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New podcast serves up the lighter side of Charleston's F&B industry

Effin' Awesome



"I wanted to take the piss out of F&B, while still appreciating everything about this industry." That's how Lindsay Collins — a server at FIG who also worked at Per Se, the French Laundry, and Noma — describes her new podcast, Effin B Radio, a show dedicated to the hilarious side of fine dining. And thank god. I was beginning to think the world of food podcasts would be limited to breathy whispers on factory farming and smug discussions on the greatness of navy bean soup. (Sure you've tried canned navy bean soup, but have you had navy beans farmed by authentically sourced sailors?) Finally someone sees the lighter side of our nation's culinary obsession and damned if it isn't one of our own. The best part? Collins' Effin B Radio is honest-to-Pete laugh-out-loud funny.

Collins grew up outside of Aiken and got into waitressing at age 17 at the now defunct Charleston Chops. After dropping out of CofC to attend Boston's Berklee College of Music for piano, she continued to support herself with waitress positions. But she says it was in New York City, where she got serious about serving as a career.

"In New York, you can't get New York jobs without New York experience," Collins says. So she took a gamble and applied at Thomas Keller's Per Se.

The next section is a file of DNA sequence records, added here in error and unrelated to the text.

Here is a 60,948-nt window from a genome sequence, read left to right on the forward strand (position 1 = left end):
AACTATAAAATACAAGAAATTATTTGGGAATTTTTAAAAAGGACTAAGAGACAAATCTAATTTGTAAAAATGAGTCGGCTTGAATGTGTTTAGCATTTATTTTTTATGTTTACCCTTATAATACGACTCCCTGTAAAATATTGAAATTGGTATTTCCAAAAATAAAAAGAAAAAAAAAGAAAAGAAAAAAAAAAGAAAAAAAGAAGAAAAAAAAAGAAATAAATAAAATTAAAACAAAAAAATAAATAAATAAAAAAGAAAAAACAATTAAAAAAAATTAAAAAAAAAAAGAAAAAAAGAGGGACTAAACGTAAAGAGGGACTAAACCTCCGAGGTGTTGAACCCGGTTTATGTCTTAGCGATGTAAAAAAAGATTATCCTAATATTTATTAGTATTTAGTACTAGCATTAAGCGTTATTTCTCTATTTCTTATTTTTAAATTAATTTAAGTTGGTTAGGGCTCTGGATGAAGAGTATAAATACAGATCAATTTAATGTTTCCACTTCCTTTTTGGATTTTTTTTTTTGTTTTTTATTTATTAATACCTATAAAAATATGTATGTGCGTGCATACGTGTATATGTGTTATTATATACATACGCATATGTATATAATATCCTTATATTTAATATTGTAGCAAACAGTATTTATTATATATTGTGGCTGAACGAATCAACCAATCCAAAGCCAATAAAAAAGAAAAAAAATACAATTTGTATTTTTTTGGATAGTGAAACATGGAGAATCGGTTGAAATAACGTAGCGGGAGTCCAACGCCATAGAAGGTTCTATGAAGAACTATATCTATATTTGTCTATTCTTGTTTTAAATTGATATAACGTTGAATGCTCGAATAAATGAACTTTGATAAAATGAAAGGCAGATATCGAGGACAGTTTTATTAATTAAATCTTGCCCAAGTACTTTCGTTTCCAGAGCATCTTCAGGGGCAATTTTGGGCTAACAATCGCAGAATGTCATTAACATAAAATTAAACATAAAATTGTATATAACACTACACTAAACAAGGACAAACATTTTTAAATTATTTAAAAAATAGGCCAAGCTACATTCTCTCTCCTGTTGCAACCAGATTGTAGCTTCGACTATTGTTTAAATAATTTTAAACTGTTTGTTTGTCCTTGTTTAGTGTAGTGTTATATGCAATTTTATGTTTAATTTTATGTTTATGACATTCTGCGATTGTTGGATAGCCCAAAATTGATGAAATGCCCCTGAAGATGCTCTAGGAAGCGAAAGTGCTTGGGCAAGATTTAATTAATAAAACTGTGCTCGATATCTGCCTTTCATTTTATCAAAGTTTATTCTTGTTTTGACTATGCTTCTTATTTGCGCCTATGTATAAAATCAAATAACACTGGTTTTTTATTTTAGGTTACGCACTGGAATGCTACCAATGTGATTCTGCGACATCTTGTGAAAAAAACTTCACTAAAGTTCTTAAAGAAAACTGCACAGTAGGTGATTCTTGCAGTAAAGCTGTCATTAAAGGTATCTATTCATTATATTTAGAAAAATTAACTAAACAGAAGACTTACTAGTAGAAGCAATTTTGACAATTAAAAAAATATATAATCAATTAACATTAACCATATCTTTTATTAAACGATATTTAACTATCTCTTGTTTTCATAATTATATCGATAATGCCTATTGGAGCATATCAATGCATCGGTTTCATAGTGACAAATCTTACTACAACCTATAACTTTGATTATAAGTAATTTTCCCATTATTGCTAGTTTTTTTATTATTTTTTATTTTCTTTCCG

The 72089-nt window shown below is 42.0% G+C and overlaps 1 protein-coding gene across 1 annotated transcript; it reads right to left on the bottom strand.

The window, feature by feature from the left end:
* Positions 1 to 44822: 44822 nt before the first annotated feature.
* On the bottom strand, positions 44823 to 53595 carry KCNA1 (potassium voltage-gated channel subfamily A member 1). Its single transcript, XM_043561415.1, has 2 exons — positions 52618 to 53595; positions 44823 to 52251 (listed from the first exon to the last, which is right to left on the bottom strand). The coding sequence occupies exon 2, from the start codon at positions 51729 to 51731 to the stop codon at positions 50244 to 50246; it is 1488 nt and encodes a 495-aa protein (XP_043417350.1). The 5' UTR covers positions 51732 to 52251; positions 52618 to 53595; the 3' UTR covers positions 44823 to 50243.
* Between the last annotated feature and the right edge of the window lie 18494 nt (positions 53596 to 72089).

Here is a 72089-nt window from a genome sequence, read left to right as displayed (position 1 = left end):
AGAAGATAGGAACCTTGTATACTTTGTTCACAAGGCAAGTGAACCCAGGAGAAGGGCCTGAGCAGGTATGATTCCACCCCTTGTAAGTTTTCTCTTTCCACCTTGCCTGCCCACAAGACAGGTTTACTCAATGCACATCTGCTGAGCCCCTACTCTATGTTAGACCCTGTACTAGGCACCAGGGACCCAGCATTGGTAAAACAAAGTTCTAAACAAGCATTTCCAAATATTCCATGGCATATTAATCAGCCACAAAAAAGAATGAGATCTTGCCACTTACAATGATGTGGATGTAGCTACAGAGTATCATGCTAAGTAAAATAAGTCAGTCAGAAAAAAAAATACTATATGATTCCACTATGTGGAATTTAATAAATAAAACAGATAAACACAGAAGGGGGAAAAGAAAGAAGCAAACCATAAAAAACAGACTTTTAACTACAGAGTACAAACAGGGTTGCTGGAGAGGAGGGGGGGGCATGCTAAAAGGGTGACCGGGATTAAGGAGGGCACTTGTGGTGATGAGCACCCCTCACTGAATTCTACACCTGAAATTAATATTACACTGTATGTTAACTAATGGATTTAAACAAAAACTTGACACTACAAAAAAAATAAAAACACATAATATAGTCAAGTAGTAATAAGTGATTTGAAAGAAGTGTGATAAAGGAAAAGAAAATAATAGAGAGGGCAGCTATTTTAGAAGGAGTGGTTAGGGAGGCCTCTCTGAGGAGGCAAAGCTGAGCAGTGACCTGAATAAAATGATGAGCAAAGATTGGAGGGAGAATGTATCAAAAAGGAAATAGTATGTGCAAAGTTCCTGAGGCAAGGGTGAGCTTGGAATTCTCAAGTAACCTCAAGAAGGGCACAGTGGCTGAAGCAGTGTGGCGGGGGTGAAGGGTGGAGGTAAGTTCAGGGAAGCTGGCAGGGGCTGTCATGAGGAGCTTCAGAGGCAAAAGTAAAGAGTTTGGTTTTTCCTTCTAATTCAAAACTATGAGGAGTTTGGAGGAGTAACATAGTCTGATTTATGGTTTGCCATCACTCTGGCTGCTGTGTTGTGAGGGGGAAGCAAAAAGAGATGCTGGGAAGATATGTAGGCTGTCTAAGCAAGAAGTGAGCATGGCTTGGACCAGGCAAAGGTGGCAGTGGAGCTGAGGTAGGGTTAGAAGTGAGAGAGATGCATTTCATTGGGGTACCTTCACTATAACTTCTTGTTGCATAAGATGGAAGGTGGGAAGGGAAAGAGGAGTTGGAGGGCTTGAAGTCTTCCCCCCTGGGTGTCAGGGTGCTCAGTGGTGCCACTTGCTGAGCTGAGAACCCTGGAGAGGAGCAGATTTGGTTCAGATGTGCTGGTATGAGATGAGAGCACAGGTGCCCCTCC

"They had a thing on their website that said, 'Submit resume or statement of motivation.'" I chose to write an essay and talked about my connection with food and how, at that time it was 2007, grits were all the rage in menus all over the country. I talked about how I get protective with grits being from South Carolina. I yearn for that nostalgic relationship of my mom making grits every day."

The essay worked and Collins got the job. But the rumors of Per Se's wickedly intense work environment were true, and Collins felt the heat from the start.

"I had the chef say to me, 'You break one more thing, you're fired. Have a good shift," Collins recalls. Fortunately, she managed not to break anything. Eventually she grew from klutzy newbie to an integral member of the team. In 2011 she was awarded a scholarship to intern at Cophenhagen's world renowned Noma.

"I was there for 4 1/2 weeks in their kitchen, and I was working in the front and staging in the kitchen and rest of the time learning in the dining room. The reason was to compare and contrast Michelin star restaurants in Scandinavia and America."

When Collins returned from her visit to the four-time winner of Best Restaurant in the World, she thought maybe cooking was her real passion. Keller, however, cautioned Collins that server-to-chef was a tough transition and instead invited her to work as the expeditor of his French Laundry restaurant. The trip to California quickly turned into a year, and Collins ended up helping in the kitchen and later working at Keller's Bouchon Bakery full time.

"Then I got surprise pregnant," she says. Yearning for home, Collins returned to the Lowcountry, and after having a second baby 16 months later, she went looking for a serving position in Charleston. Naturally, she landed at FIG.